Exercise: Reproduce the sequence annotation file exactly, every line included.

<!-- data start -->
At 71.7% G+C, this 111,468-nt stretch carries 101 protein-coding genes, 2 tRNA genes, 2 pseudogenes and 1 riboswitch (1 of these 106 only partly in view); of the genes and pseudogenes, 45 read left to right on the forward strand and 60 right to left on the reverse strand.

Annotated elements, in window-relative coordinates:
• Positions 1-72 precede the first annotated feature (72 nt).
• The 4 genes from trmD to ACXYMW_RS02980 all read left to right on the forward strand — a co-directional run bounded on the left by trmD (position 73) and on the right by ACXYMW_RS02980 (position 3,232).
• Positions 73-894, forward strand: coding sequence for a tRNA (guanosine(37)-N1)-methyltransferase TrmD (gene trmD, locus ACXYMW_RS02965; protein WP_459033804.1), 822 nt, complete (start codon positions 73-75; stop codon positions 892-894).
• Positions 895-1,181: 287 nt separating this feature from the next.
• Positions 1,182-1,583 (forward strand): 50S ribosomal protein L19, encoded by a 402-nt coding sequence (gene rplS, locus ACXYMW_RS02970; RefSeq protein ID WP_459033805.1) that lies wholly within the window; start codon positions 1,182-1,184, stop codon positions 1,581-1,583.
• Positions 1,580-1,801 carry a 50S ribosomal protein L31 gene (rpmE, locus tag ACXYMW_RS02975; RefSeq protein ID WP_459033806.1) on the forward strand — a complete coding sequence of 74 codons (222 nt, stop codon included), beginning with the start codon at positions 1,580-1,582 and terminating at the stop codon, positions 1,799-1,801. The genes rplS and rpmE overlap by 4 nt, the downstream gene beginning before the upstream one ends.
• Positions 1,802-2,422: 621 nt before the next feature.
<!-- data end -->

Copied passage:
At 71.7% G+C, this 111,468-nt stretch carries 101 protein-coding genes, 2 tRNA genes, 2 pseudogenes and 1 riboswitch (1 of these 106 only partly in view); of the genes and pseudogenes, 45 read left to right on the forward strand and 60 right to left on the reverse strand.

Annotated elements, in window-relative coordinates:
• Positions 1-72 precede the first annotated feature (72 nt).
• The 4 genes from trmD to ACXYMW_RS02980 all read left to right on the forward strand — a co-directional run bounded on the left by trmD (position 73) and on the right by ACXYMW_RS02980 (position 3,232).
• Positions 73-894, forward strand: coding sequence for a tRNA (guanosine(37)-N1)-methyltransferase TrmD (gene trmD, locus ACXYMW_RS02965; protein WP_459033804.1), 822 nt, complete (start codon positions 73-75; stop codon positions 892-894).
• Positions 895-1,181: 287 nt separating this feature from the next.
• Positions 1,182-1,583 (forward strand): 50S ribosomal protein L19, encoded by a 402-nt coding sequence (gene rplS, locus ACXYMW_RS02970; RefSeq protein ID WP_459033805.1) that lies wholly within the window; start codon positions 1,182-1,184, stop codon positions 1,581-1,583.
• Positions 1,580-1,801 carry a 50S ribosomal protein L31 gene (rpmE, locus tag ACXYMW_RS02975; RefSeq protein ID WP_459033806.1) on the forward strand — a complete coding sequence of 74 codons (222 nt, stop codon included), beginning with the start codon at positions 1,580-1,582 and terminating at the stop codon, positions 1,799-1,801. The genes rplS and rpmE overlap by 4 nt, the downstream gene beginning before the upstream one ends.
• Positions 1,802-2,422: 621 nt before the next feature.